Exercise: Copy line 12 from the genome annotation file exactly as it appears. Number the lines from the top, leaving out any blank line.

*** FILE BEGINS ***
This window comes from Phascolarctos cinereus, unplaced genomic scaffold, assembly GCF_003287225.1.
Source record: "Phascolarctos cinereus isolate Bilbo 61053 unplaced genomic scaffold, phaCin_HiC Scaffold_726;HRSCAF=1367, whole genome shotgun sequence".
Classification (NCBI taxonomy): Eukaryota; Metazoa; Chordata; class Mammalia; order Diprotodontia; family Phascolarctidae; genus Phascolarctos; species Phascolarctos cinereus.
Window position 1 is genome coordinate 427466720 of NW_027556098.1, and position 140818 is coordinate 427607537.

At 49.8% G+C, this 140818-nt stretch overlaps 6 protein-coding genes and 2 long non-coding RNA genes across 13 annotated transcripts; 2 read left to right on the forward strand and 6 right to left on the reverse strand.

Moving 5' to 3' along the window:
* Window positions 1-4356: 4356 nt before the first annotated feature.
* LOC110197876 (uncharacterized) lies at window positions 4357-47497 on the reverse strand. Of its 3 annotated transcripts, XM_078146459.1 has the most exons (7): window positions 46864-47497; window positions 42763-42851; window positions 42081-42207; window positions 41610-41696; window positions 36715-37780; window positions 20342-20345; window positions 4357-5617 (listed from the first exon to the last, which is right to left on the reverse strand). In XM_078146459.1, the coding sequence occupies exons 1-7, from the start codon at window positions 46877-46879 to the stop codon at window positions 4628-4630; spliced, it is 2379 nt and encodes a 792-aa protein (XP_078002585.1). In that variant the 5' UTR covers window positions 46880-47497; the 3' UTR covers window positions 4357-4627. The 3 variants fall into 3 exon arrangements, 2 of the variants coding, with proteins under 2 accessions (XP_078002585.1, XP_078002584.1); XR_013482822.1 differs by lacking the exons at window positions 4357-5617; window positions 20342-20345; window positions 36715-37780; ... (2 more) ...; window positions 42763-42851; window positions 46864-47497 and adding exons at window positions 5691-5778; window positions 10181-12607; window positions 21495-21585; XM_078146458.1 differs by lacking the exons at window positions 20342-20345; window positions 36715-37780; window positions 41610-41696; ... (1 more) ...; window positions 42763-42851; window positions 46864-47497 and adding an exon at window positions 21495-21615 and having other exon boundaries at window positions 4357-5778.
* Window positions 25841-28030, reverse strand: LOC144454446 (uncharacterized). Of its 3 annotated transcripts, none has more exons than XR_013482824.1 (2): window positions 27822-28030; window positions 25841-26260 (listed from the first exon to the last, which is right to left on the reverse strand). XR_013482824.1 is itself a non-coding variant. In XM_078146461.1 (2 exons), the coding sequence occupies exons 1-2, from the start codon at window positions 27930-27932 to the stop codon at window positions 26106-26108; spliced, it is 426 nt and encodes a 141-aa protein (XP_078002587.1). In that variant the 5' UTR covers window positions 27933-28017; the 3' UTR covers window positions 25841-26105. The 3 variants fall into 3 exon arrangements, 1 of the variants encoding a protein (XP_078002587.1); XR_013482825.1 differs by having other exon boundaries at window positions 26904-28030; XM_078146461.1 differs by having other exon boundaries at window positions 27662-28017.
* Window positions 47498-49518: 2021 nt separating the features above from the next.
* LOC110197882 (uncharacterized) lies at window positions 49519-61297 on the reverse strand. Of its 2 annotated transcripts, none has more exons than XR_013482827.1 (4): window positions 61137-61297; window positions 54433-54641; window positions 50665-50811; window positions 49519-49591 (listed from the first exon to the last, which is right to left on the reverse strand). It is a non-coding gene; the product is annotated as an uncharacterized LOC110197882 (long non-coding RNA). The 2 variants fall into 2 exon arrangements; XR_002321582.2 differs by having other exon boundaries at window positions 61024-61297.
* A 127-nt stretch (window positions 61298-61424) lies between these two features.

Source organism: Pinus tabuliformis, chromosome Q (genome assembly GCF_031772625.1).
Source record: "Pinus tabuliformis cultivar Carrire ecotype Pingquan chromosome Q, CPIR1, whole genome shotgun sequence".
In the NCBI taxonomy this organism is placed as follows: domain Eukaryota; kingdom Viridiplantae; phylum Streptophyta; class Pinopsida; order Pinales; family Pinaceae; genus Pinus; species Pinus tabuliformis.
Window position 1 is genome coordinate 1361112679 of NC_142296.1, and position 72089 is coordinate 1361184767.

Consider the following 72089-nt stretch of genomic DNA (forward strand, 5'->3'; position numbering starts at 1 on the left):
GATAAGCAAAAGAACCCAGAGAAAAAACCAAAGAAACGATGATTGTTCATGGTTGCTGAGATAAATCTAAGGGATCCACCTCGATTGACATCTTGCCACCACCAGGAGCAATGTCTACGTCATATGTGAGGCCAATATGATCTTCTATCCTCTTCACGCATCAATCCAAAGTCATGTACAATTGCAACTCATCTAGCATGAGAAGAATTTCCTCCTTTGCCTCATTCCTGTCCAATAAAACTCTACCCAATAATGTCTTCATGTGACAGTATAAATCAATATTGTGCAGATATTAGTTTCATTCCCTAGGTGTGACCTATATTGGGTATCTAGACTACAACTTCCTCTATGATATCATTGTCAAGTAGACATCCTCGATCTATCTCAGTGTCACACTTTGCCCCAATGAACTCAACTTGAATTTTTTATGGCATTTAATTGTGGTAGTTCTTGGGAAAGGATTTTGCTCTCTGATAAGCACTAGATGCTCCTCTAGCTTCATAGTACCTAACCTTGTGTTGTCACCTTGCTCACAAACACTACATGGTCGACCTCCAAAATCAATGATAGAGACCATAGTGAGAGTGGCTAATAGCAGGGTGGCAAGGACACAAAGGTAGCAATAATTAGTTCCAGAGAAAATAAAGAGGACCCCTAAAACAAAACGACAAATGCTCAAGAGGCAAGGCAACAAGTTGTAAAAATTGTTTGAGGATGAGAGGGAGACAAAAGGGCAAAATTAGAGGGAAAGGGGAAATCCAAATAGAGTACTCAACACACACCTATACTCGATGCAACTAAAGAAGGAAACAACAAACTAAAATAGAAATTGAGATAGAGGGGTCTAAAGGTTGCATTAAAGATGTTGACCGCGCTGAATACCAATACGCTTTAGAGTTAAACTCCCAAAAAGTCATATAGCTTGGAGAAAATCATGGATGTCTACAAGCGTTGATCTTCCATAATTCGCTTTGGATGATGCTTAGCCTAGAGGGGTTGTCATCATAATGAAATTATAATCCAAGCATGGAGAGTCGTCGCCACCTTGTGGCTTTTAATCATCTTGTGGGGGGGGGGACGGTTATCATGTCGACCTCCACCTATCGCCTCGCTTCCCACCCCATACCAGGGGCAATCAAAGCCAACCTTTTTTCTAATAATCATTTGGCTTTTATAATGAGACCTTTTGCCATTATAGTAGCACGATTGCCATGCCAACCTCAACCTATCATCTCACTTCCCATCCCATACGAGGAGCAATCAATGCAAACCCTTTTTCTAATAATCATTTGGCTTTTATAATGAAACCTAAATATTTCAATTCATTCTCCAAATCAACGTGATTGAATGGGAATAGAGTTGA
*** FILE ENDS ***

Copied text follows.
* A 127-nt stretch (window positions 61298-61424) lies between these two features.